Following the same organizational ideas as we have used so far in this series, this week we’re going to look at one of my favorite topics in poker: checking to induce a bluff. We’re going to make a simple spreadsheet along the lines of what we have made in the previous four weeks of this series to analyze an example river situation.

Details of the Scenario

For our example checking situation, we’re going to be on the river against a single opponent with one bet left. We have the option to check or shove. If we shove, our opponent will call some percentage of the time, and when he calls, we will have a certain amount of equity that determines if we win or lose. Alternatively, we can check. From that point, our opponent will either check or shove himself, and we’re planning to always call if he shoves. We will then have some amount of equity against this opponent’s shove.

First Thing’s First

As always, our first place to begin is by breaking down all of the possible outcomes of each of our strategic decisions. Here is a complete list of what can happen after we shove along with our profit for each outcome:

  1. Villain folds, we profit the pot
  2. Villain calls, we win the hand, we profit the pot + bet size
  3. Villain calls, we lose the hand, we lose our bet size

This lends itself to the following EV equation:

EV of betting = (Villain’s fold %)(pot size) + (Villain’s call %)(our equity when called)(pot + bet size) + (Villain’s call %)(Villain’s equity when called)(-bet size)

Along these lines, here are the possible outcomes if we check:

  1. Villain checks, we win the hand, we profit the pot
  2. Villain checks, we lose the hand, we profit zero
  3. Villain bets and we call, we win the hand, we profit the pot + bet size
  4. Villain bets and we call, we lose the hand, we lose our bet size

And again, we get an EV equation for checking from these outcomes:

EV of checking = (Villain’s check %)(our equity when checked thru)(pot size) + (Villain’s check %)(Villain’s equity when checked thru)(zero) + (Villain’s bet %)(our equity when check-call)(pot + bet size) + (Villain’s bet %)(Villain’s equity when check-call)(-bet size)

The idea is that we want to have an EV equation for each of these options (betting and checking) so that our spreadsheet will automatically calculate the EV of each of the options for easy comparison. We will more or less copy and paste these EV equations and put in the cells for the appropriate variables when we set up our spreadsheet.

Setting Up the Spreadsheet

To set up the spreadsheet, we need to set up spots for the variables that we need. Like in the previous installments of this series, we’ll put variables we input on the left column and variables that are calculated by the spreadsheet in the right column for the sake of organization. We figure out which variables we need from the EV equations we created above, and then we make spots for those variables as needed. Only then do we put together the EV equation inside of the spreadsheet.

Here’s what things should look like when we have the EV equation for betting together:

I’ve added some test values that are kind of arbitrary, but I’ve also highlighted the formula used for the EV equation in the image so that you can check it against your own results. If you don’t know how to do this, or if you’re completely lost, then go back through the EV Calculations series and the Studying Poker With Spreadsheets series after that.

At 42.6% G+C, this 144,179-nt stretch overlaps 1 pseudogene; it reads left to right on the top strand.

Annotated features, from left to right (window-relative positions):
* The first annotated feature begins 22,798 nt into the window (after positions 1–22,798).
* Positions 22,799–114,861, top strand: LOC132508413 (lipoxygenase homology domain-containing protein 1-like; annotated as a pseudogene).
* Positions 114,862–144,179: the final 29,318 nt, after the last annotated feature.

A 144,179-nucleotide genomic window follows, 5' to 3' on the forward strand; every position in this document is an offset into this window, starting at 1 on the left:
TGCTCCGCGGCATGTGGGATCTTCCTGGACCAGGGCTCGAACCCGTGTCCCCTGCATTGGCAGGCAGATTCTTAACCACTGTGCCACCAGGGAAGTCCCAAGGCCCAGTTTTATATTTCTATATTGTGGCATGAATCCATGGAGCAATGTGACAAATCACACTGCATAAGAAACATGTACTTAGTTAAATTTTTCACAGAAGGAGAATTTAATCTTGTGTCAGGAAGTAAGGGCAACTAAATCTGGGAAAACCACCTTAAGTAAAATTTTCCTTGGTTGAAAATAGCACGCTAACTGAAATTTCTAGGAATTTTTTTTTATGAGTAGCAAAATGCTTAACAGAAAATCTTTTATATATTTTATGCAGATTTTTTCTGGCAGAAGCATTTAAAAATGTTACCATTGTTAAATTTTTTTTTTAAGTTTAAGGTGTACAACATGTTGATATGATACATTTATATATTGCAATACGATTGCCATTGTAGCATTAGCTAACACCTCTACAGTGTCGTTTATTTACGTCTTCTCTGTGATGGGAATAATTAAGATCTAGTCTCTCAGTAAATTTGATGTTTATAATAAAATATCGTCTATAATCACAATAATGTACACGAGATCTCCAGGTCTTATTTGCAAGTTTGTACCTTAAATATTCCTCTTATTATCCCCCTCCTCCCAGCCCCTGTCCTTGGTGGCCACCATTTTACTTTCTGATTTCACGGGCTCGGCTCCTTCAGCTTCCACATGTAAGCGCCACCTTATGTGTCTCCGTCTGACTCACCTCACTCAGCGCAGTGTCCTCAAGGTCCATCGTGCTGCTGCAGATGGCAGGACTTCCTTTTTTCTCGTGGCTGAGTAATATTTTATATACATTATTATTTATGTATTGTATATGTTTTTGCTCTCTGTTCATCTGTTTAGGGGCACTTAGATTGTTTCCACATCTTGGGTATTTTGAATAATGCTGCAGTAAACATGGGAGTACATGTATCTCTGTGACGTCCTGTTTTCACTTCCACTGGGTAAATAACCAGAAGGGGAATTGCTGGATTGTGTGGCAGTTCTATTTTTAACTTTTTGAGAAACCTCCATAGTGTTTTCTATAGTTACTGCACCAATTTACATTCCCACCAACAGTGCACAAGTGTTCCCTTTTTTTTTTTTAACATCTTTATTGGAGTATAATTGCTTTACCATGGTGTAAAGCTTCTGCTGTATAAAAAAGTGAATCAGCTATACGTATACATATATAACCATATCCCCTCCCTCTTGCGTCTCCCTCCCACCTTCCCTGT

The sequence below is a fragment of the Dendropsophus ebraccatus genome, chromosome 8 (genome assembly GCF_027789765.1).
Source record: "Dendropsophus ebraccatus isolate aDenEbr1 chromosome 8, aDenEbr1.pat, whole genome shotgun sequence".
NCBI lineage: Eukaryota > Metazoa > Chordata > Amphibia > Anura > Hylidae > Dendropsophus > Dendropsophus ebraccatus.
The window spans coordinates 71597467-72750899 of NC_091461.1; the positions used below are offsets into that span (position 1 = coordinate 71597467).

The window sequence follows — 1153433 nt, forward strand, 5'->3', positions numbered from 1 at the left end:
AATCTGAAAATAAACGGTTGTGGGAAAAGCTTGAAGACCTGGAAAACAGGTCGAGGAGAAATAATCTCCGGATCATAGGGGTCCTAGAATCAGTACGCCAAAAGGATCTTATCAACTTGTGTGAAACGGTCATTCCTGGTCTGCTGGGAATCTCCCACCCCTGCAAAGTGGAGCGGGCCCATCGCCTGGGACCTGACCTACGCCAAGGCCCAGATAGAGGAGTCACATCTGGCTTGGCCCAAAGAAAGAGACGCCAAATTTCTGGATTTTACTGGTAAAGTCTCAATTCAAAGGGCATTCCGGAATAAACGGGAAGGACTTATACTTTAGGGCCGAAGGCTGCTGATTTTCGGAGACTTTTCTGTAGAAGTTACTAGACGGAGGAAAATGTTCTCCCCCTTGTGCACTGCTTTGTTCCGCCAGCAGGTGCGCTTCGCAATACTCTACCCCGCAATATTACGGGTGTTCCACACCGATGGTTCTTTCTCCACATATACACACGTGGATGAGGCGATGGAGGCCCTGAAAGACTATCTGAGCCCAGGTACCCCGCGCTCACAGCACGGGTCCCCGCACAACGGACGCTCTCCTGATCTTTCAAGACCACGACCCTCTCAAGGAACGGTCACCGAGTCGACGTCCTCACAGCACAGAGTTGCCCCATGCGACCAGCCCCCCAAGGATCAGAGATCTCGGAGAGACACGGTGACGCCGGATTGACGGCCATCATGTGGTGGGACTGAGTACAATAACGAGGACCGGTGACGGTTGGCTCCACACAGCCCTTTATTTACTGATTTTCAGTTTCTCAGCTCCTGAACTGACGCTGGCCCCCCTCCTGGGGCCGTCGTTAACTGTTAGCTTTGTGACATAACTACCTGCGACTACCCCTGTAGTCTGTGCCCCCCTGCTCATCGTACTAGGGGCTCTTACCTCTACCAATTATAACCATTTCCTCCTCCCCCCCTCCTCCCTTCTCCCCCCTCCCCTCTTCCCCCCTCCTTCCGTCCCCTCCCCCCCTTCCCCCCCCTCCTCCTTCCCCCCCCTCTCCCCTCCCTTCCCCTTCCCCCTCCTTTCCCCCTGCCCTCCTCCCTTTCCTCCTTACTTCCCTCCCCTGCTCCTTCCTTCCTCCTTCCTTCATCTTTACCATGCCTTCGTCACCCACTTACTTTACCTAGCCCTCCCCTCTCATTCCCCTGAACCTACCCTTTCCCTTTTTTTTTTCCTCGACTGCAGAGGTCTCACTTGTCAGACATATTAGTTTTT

Now we’ll want to add a section with the appropriate variables for what happens when we check:

Again, I’ve added arbitrary test values and have highlighted the EV equation used for you to cross-reference. Now we’re going to put this spreadsheet to use to study situations where we might want to check to induce river bluffs instead of betting ourselves.

How Does Each Variable Affect the Whole

One way to study these situations is to see what effects changing a single variable will have on the entire situation. From our arbitrary values, what if we change our equity when we bet and are called from 60 percent to 55 percent. It’s not hard to figure out that this will lower the EV of betting, and in turn, this will make it more likely for checking to be the correct play.

After we check, if our equity when it checks through or our equity when it goes check-call increases, then that will obviously increase the EV of checking the river as a whole. However, each of these equities will contribute to the total EV of checking differently based on how often Villain checks and how often Villain bets. Along similar lines, it will also be affected by the fact that the pot is bigger when it goes check-call as opposed to when it goes check-bet, so we can see that the scenario where we actually get our opponent to bet on the river is going to be weighted more heavily. This is even moreso the case if we can get him to bet more often than he would have called if we had bet ourselves.

Putting in Specific Scenarios

Your homework for this week’s column is the following. Find a situation in your own play where you have had the option to shove the river or check against a single opponent. Decide on your opponent’s ranges at this point in the hand, and fill in the percentages in the spreadsheet accordingly. Use the spreadsheet to decide if you should have checked or if you should have bet.

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Studying Poker With Spreadsheets (Part 5): Checking to Induce
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